Be creative! Valentine's day is coming up. If you have some sort of spa day or gift set special that you'd like husbands to get for their wives, put up a detailed post with pictures and video on your fan page, and then create an ad that targets local men over 30 who mention having a wife in their profiles.

Just like with traditional media, there's paid PR (advertising), and earned PR. You have to convince third parties to cover you. Our next social media post will cover this! 


Medical Spa MD Members get a Podium patient review marketing account and save $1,257

Protect your reputation. Get new patients. Medical Spa MD Members receive a special, full service Podium account that includes: no setup fee (save $300), a 10% discount forever (save $330/year) and on-demand patient review marketing training for your entire staff ($597 value).  This offer is not available anywhere else.

What Should Your Medical Spa Post On Facebook

We started with what to do if your medical spa doesn't have any Facebook fans. But 'content' that your patients want is what will drive readership.

Once your medical spa or plastic surgery marketing page is built and you've have a kickoff to get local potential patients aware of you, you should have at least several dozen people on your Facebook and Twitter pages.  The next step? Engaging them.

Always keep in mind the kind of in your face exposure this is going to bring.  When people are your fan or follower, whatever you write is going to appear in their "feed."  When people sign in to Facebook and Twitter, they are presented with a list of posts from everyone they have opted to follow.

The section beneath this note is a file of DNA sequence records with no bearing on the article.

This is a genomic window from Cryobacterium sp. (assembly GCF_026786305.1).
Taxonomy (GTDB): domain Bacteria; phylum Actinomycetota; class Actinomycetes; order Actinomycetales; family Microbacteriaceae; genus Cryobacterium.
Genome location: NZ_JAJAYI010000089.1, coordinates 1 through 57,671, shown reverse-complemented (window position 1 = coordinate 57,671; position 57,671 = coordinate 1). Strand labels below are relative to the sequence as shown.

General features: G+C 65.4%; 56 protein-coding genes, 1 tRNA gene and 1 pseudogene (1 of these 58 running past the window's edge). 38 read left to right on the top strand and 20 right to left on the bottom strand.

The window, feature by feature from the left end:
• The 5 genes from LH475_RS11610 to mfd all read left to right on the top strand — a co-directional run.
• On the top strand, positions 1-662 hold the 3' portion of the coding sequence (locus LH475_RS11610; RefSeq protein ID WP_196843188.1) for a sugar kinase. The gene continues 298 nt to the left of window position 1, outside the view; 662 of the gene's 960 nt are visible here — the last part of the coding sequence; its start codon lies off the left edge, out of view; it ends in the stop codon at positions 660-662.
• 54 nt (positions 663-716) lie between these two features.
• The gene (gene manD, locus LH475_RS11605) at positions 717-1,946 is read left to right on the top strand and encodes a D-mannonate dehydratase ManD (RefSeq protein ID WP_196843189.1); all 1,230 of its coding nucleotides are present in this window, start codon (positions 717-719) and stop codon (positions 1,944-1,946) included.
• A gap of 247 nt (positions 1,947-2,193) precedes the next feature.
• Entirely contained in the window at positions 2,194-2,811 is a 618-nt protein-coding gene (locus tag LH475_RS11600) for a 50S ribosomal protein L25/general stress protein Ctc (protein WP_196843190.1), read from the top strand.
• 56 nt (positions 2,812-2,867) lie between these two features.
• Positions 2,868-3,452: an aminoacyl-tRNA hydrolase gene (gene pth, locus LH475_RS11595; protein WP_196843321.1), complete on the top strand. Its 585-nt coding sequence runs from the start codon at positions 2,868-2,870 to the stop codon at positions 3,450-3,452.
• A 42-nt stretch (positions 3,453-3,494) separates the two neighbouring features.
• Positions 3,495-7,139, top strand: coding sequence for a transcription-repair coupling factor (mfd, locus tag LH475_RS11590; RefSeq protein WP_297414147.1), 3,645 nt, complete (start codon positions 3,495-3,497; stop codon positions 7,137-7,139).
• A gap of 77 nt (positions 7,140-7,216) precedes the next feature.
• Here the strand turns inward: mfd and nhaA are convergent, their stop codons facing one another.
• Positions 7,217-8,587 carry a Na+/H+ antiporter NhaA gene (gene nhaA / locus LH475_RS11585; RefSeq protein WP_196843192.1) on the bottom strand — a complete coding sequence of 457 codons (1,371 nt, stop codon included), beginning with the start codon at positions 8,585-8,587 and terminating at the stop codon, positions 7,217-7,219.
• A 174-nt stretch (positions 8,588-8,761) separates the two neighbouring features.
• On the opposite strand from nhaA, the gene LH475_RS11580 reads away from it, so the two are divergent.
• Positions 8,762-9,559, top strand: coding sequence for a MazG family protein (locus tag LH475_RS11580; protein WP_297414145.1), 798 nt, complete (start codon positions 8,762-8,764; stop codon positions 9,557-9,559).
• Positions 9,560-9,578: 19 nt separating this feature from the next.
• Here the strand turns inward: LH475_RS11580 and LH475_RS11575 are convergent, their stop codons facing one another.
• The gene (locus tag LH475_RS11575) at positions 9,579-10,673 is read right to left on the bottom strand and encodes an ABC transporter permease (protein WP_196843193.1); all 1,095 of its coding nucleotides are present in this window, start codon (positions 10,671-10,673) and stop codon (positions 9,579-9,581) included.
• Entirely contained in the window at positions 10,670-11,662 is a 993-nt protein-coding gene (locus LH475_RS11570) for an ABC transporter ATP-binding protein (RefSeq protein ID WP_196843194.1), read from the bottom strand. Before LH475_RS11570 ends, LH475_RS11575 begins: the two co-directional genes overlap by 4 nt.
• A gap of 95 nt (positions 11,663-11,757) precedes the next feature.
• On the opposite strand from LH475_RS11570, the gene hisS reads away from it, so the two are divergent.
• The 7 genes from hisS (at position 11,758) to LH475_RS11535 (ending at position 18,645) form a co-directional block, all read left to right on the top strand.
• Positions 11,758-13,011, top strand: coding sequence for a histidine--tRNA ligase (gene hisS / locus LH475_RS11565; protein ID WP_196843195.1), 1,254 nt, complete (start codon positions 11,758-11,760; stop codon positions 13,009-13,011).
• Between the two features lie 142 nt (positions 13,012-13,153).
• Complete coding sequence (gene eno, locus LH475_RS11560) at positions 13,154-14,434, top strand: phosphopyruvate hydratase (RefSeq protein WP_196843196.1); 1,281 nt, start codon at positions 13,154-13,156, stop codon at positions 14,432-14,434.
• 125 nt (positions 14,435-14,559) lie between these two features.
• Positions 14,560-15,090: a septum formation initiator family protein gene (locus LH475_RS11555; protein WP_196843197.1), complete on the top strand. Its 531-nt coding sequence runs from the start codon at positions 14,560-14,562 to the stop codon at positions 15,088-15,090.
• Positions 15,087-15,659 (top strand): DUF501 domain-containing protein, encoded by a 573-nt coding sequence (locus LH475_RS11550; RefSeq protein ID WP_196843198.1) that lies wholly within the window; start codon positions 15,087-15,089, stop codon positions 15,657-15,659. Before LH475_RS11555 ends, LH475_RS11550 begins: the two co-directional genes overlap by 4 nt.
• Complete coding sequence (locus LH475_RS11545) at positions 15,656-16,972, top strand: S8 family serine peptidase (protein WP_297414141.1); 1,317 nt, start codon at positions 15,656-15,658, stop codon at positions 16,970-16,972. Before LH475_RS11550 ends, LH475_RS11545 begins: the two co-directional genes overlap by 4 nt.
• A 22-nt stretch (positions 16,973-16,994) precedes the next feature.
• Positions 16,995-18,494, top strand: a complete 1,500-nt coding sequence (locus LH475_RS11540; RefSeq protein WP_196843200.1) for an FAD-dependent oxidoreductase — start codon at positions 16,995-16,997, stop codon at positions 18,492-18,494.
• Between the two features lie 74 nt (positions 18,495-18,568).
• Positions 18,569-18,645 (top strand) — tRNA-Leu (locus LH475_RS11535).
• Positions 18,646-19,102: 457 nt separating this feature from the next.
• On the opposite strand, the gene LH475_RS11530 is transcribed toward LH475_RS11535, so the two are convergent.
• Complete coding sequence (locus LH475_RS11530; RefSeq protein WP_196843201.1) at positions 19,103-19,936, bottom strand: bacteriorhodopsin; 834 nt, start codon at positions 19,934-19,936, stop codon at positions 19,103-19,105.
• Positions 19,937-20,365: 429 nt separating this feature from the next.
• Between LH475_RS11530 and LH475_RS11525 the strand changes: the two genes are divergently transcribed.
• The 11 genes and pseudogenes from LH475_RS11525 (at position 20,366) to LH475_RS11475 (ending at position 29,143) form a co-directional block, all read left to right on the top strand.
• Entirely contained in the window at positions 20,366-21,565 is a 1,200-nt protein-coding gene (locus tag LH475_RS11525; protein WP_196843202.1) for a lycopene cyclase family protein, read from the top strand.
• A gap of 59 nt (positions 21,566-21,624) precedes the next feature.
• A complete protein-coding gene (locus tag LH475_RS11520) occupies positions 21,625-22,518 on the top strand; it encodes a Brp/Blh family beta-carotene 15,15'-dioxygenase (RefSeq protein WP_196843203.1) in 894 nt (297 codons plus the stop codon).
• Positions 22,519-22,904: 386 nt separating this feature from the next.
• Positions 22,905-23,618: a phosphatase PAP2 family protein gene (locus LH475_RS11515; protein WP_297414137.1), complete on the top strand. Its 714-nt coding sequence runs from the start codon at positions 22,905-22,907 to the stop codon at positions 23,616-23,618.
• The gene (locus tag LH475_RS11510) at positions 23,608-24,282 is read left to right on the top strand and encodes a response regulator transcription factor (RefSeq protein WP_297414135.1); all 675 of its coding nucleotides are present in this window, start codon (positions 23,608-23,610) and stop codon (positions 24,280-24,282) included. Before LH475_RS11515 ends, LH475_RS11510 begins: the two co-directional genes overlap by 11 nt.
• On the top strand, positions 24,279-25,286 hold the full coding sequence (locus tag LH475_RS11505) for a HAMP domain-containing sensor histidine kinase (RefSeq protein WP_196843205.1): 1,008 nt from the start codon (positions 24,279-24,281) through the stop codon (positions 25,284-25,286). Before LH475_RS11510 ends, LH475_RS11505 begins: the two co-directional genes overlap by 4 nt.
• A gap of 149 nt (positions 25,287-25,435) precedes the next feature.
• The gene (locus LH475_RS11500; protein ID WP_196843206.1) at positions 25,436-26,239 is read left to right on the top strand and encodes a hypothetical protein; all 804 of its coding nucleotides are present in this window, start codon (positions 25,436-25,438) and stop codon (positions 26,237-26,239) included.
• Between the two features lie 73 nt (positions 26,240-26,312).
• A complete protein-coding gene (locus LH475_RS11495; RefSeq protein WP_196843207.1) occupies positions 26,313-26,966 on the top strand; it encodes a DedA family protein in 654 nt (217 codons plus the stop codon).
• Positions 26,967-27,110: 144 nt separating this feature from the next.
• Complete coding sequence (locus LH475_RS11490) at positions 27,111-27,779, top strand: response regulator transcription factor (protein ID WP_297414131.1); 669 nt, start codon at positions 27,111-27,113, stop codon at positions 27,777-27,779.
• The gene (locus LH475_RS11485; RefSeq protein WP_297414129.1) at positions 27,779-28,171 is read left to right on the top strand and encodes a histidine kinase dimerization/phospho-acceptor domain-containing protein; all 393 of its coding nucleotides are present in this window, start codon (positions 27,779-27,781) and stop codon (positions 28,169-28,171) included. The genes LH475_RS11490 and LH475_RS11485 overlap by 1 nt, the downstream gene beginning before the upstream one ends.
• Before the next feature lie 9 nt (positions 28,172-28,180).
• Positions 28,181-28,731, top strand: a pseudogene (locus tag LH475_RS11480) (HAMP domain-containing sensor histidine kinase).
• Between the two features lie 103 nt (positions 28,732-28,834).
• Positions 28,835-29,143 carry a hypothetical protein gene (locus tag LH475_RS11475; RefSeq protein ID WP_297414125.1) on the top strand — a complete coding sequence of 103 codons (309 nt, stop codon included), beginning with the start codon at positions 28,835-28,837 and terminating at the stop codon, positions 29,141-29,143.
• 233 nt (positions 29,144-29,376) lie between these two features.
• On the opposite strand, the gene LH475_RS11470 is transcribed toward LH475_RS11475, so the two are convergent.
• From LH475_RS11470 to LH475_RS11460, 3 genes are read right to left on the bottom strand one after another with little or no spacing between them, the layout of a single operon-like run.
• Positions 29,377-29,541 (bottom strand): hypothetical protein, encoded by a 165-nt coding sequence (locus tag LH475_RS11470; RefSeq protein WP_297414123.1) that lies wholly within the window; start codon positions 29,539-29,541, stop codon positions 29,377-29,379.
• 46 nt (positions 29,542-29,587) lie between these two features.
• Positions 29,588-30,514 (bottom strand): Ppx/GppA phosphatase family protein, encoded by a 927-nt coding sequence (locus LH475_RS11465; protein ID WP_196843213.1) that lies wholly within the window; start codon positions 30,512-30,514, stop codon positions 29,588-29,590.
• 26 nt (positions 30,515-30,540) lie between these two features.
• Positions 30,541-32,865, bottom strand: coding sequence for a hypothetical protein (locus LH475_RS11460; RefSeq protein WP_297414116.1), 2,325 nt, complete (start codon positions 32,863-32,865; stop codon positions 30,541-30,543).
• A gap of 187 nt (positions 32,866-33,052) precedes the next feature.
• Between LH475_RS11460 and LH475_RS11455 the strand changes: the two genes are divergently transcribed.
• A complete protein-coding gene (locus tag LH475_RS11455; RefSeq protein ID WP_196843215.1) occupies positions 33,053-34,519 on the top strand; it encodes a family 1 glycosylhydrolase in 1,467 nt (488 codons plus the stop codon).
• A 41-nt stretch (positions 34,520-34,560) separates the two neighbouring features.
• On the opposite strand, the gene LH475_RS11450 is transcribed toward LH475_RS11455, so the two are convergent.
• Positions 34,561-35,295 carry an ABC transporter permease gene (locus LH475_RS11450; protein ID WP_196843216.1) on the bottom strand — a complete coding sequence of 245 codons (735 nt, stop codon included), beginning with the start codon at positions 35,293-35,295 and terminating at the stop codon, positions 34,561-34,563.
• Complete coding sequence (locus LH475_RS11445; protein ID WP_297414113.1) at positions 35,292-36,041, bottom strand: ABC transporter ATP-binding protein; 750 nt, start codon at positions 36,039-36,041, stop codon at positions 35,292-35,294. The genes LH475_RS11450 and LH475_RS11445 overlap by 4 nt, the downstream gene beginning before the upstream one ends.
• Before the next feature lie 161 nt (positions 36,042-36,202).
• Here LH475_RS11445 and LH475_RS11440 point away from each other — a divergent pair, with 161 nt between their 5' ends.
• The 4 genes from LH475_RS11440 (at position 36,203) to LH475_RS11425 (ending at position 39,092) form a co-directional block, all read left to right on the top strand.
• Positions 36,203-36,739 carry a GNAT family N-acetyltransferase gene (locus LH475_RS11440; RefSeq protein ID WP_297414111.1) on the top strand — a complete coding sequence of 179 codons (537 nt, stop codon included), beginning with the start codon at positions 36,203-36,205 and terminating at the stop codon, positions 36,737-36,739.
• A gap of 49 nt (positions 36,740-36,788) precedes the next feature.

For example, when your made-up cousin Sally logs in to her Facebook account, she sees a post from her college boyfriend, a note from her mom, an invitation to a Tupperware party from her neighbor, and if she is a fan of your practice, your latest post.

If you are posting things that don't interest her, it is extremely easy for her to delete you from her account.  If you are posting things that interest her or add value to her Facebook experience, it is extremely easy for her to recommend you to her friends. If you don't have something good to say, don't bother! 

Facebook is great for embedded multimedia like pictures, video, and links, so simply writing text like "Come in and get Restylane for your lips, everyone is doing it!" is like buying a Ferrari and keeping it in first gear.  Instead, show people why they should come in and get Restylane injections.

An easy to digest mix of entertainment, usable tips, and reality content that shows off what you do best is a winning formula.  For example, over the course of a week, you could compare "The Octomom" Nadya Suleman's "trout pout" lip filler results with your own before/afters, have your aesthetician give ten winter makeup tips, and post a hand-held video (using a FlipHD video camera) that one of your assistants shot of you performing a procedure.

Posting your own reality content can even garner local media attention, just for the novelty that you are performing cosmetic surgery or injecting Botox live on Facebook. 

Any of this content that showcases your expertise in a fun and interesting way provides you with easy exposure.  Keep your website URL and phone number in several places on your fan page, so if someone sees something that sparks their interest, they can get in touch with you.

The biggest follow up question many doctors ask after this is, "How often should I post?"  As it says above, if you don't have something good to say, don't bother. Just posting endless plastic surgery liposuction ads or touting your laser hair removal treatments is a short trip to the off-list. But, if you have quality content, then set up a schedule and figure out what you'll do for the next month. 

Give your patients a feeling that they know you. A post every other day is fine to start and the more personal the content is, the better.


Medical Spa MD Members get a Podium patient review marketing account and save $1,257